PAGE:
Fall 2006 International Artist-in-Residence Program

Hobby Horse

  • Fall 2006 International Artist-in-Residence Program
  • Exhibition Dates: Nov 16,2006 - Jan 14,2007
  • About the artist
  • Allison Smith at work cropAllison Smith

    Allison Smith’s objects and performances restage pivotal moments in American history to illuminate contemporary political issues. The myriad elements used in her projects, such as dolls, quilts, and uniforms, are handmade and labor intensive, foregrounding the role of craftRead more

About the exhibition

Allison Smith’s Artpace project continues to examine how political meaning can reside within aesthetic forms and to employ history to comment on current events.

Featured is Hobby Horse, a performance-based sculpture of the traditional child’s toy, complete with horsehair, glass eyes, and handmade bridle. Standing more than nine feet tall, the oversized object lays bare the militaristic spirit of this old-fashioned plaything and probes equestrian statuary’s commemoration of bloodshed. The performance staged by Smith at the exhibition’s opening further engaged this duality. Donning a replicated Civil War-era uniform and carrying a handcrafted flag, haversack, and rifle—all deposited in the gallery after the event—the artist mounted Hobby Horse and sang a lullaby, set to the time-honored battle hymn “When Johnny Comes Marching Home.” However, Smith replaced the original lyrics, which are celebratory, with her own, which speak of living in divided times of cultural impasse. A limited edition print of the song sheet accompanies the show.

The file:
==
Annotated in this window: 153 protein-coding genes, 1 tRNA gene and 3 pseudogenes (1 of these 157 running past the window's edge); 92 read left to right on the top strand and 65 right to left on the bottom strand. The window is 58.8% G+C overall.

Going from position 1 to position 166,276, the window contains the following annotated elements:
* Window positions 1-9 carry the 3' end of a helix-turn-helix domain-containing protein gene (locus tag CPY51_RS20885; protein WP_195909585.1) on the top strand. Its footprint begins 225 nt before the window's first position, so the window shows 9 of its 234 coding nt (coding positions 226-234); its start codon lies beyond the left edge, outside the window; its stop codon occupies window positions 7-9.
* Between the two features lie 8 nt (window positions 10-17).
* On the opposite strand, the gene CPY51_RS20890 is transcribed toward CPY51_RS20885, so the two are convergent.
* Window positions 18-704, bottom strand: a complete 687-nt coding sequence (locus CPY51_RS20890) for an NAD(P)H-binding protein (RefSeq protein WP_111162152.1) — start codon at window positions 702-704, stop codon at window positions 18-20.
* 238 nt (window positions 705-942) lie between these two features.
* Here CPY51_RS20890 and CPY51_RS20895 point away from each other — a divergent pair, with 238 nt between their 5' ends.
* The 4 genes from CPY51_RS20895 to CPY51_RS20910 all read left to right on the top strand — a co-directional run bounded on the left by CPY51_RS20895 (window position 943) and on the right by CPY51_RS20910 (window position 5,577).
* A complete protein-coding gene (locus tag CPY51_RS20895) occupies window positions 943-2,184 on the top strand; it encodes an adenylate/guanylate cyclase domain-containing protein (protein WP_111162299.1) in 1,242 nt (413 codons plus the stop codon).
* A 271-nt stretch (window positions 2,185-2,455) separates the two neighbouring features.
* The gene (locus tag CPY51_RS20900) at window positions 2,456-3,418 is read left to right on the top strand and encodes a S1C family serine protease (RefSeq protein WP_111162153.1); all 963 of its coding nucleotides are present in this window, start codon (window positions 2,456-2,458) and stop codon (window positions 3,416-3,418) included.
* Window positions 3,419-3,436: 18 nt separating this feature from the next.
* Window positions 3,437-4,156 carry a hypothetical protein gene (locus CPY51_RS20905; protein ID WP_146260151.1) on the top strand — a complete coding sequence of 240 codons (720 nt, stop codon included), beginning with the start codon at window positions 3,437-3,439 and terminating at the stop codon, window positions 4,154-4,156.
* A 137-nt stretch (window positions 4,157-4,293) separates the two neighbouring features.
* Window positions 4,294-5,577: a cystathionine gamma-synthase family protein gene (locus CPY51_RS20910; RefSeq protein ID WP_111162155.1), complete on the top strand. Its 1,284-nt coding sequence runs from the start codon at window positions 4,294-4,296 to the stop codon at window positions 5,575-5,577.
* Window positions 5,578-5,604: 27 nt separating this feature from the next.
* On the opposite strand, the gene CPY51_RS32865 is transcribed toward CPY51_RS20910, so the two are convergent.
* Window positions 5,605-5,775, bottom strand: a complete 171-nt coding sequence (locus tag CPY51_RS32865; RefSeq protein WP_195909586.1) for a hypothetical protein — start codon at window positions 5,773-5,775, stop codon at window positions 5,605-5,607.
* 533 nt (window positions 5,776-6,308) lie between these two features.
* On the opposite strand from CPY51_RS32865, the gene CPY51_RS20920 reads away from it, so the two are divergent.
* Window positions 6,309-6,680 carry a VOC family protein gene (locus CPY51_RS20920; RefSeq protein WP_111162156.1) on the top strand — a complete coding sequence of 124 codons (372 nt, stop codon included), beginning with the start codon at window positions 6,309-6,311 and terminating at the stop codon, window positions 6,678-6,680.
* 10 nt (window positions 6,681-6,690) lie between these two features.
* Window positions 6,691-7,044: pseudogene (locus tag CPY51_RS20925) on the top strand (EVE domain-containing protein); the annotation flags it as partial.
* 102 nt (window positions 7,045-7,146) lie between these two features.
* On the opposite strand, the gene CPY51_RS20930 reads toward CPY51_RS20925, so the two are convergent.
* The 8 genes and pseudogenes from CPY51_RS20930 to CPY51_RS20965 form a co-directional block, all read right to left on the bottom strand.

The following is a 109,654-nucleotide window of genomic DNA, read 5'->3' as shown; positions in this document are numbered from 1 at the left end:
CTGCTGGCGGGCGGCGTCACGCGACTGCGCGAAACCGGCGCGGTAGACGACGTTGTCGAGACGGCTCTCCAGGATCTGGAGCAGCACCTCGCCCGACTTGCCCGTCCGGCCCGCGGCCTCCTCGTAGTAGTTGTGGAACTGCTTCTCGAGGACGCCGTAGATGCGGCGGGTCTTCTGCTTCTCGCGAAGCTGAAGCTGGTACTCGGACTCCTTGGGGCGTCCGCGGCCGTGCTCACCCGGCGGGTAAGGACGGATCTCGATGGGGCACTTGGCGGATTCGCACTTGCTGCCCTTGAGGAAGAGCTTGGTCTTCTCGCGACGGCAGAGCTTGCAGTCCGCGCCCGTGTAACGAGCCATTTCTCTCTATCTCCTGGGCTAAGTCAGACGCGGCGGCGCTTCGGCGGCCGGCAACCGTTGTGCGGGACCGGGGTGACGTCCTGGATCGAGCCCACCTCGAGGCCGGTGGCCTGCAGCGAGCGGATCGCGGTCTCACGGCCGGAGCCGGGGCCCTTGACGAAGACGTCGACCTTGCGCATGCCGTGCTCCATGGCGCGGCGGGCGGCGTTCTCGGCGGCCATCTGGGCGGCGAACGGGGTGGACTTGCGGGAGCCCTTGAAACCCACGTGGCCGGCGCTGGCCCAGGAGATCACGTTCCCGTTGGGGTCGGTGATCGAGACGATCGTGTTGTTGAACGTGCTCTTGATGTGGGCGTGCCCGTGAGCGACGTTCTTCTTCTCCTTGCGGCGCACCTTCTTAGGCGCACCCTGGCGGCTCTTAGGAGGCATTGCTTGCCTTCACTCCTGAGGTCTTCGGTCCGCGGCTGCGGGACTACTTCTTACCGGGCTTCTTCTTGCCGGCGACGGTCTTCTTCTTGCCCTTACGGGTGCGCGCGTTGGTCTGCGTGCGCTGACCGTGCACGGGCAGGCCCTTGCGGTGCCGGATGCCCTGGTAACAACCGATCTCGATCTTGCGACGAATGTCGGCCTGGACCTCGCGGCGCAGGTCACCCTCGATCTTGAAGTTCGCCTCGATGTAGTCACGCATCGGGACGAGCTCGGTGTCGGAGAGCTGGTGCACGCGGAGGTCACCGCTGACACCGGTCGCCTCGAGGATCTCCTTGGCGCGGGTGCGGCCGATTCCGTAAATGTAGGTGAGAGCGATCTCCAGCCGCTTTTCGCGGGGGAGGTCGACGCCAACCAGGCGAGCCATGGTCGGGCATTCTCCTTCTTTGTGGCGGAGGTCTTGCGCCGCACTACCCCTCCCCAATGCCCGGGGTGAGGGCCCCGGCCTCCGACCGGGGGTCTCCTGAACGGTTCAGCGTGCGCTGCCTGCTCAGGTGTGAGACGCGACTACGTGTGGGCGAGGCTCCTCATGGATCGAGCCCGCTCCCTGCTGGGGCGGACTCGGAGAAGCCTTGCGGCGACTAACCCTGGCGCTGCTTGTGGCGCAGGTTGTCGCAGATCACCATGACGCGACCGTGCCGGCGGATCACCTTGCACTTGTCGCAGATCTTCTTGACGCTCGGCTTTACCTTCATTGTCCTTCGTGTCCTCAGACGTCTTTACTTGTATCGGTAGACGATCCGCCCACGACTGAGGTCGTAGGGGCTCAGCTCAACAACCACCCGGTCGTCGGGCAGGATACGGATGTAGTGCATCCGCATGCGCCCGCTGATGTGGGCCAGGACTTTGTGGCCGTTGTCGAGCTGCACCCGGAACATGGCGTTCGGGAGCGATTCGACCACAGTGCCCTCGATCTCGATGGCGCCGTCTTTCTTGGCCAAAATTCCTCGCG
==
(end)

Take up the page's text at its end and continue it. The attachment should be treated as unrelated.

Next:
With her handwoven coverlet Security Blanket (Drums of War), Smith has evoked the politics of textiles. Smith altered the 19th-century design Lee’s Surrender to include oil drums, an allusion to the position of economics in contemporary conflicts, and used red, blue, and yellow, a trio of recurring hues that represent both the US today as a polarized nation and the primary colors of art.

Also included is a life-sized pioneer doll clad in a smocked dress, bonnet, and boots. Made using doll parts cast from her own body, this surrogate object affords Smith an opportunity for role play while addressing the socialization of children through toys. Handprinted in blue, red, and yellow on the girl’s pinafore is Smith’s refrain: What are you fighting for?

-Kate Green

Other works in this cycle